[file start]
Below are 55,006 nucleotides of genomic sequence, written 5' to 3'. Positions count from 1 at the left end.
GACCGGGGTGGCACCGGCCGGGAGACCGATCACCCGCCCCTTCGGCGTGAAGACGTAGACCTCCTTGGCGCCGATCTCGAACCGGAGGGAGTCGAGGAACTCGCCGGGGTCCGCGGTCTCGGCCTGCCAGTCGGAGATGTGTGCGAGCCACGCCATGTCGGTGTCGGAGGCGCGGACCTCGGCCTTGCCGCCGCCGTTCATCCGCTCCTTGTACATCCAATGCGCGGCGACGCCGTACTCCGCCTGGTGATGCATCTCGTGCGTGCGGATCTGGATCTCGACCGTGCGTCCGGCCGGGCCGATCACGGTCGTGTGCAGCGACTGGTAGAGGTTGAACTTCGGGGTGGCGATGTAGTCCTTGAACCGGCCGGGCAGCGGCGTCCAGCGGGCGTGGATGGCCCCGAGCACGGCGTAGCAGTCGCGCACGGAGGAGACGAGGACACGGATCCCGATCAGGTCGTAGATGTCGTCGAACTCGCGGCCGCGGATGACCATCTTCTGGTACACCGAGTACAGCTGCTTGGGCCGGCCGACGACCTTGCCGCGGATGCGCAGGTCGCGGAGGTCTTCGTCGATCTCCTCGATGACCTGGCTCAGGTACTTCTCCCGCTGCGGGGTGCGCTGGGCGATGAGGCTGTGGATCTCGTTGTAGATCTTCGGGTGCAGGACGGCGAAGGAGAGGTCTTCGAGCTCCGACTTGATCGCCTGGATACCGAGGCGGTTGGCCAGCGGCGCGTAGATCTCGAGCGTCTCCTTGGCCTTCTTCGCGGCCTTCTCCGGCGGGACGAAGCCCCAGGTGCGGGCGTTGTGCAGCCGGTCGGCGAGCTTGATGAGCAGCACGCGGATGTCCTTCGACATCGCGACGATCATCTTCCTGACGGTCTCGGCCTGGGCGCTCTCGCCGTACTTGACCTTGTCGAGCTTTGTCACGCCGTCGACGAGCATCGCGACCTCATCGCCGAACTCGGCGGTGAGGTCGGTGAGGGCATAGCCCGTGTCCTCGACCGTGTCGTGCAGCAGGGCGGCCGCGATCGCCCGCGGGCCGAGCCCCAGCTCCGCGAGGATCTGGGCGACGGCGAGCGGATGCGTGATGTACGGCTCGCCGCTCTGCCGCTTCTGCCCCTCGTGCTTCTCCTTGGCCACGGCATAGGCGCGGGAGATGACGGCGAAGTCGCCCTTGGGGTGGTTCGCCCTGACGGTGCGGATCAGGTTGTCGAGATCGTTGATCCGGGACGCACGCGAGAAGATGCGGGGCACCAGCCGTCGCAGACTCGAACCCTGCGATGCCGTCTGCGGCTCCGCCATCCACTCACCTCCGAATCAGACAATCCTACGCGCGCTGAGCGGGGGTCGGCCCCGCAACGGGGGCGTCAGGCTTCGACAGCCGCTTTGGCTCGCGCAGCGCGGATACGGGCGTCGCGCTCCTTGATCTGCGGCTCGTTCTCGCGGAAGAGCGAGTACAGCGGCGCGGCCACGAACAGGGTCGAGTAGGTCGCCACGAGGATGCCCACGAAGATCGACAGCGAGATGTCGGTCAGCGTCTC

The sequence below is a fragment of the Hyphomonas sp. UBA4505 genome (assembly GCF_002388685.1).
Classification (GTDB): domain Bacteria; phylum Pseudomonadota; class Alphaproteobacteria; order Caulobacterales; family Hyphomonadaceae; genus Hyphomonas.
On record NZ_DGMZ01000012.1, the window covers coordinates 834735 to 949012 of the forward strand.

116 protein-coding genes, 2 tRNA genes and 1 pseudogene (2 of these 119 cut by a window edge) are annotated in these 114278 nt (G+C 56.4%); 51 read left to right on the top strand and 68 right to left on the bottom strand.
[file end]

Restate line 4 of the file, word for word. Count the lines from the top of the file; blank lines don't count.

Classification (GTDB): domain Bacteria; phylum Pseudomonadota; class Alphaproteobacteria; order Caulobacterales; family Hyphomonadaceae; genus Hyphomonas.